Keep participating whole life on your short list

Recently, LIMRA’s 2012 Insurance Barometer Study took a look at consumer attitudes and behaviors concerning life insurance and financial services. According to the study, knowledge is one of the key factors in consumers’ decisions to purchase life insurance. While knowledge drives the purchase, lack of knowledge is a key barrier to not purchasing. In the LIMRA study, 45 percent of consumers said that understanding what is being bought and getting the proper amount of coverage were the first or second most important factors when purchasing life insurance.

Even more significantly, one-third of all consumers have delayed their decisions to purchase new or additional coverage because they didn’t know what or how much to buy, with 54 percent of those who believe they need additional coverage — a group one would assume had at least a basic understanding of life insurance — delaying their purchase for these reasons.

Fortunately, insurance professionals have a key advantage. Unlike some professions, most consumers consider life insurance agents knowledgeable, and more than half consider them trustworthy. And while direct purchasing has some acceptance with younger consumers, almost two-thirds of consumers still prefer to purchase life insurance in a face-to-face session with an experienced financial professional.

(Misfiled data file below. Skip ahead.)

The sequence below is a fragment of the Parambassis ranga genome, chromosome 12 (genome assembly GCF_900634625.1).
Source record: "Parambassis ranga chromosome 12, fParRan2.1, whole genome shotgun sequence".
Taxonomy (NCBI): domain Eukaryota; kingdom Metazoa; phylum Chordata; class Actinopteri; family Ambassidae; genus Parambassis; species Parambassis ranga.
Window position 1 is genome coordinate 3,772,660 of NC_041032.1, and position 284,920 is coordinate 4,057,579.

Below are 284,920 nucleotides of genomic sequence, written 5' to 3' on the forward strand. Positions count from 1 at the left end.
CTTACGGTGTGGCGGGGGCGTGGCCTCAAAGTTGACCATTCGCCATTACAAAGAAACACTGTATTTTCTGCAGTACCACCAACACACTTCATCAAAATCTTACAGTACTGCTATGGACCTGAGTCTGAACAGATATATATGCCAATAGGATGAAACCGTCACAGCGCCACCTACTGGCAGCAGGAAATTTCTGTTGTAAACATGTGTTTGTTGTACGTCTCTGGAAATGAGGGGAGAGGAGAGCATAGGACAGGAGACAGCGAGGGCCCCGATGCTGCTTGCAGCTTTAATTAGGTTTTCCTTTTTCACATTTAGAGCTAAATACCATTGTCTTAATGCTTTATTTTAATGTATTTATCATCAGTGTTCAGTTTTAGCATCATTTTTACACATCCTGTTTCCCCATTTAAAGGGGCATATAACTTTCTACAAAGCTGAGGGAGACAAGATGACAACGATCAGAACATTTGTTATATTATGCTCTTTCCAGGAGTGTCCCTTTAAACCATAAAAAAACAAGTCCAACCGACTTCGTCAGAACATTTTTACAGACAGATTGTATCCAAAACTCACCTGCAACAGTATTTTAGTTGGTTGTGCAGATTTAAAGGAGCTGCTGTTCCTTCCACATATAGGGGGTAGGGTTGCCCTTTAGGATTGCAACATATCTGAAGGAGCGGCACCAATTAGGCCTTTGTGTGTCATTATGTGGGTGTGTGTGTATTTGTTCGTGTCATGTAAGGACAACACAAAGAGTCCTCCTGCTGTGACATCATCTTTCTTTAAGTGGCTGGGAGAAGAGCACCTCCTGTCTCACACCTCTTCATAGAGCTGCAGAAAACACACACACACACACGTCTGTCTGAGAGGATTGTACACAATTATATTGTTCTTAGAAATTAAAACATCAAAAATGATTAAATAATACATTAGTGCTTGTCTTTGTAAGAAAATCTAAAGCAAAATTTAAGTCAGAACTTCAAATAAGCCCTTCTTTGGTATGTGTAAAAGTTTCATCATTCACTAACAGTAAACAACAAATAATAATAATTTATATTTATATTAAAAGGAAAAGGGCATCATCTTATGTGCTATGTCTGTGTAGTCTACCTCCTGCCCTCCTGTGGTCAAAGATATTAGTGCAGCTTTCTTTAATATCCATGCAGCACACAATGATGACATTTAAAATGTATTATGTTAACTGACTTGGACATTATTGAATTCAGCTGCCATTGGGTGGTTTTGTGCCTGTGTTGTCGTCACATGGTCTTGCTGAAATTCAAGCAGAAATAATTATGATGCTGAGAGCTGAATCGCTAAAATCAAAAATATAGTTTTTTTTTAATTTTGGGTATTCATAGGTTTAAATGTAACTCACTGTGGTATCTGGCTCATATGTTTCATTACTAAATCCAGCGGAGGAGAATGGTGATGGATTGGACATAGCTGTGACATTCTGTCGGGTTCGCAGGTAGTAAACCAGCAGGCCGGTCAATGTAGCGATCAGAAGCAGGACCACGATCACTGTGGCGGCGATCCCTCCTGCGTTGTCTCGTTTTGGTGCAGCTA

To take advantage of this opportunity, financial professionals need to have sufficient knowledge about various life insurance products. They must be able to help consumers determine which product is potentially the best match for their financial needs and then reassure consumers they are making intelligent decisions based on those needs.

The participating whole life product — and the guarantees it offers — should be on the short list for consideration when it comes to which life insurance policy many consumers should consider. This product can be ideal for both the early family formation years as well as the years spent in retirement. Participating whole life fits easily into the financial planning process by providing death benefit protection for the family along with accumulating cash value that can help to meet multiple financial needs during life.

The dividend advantage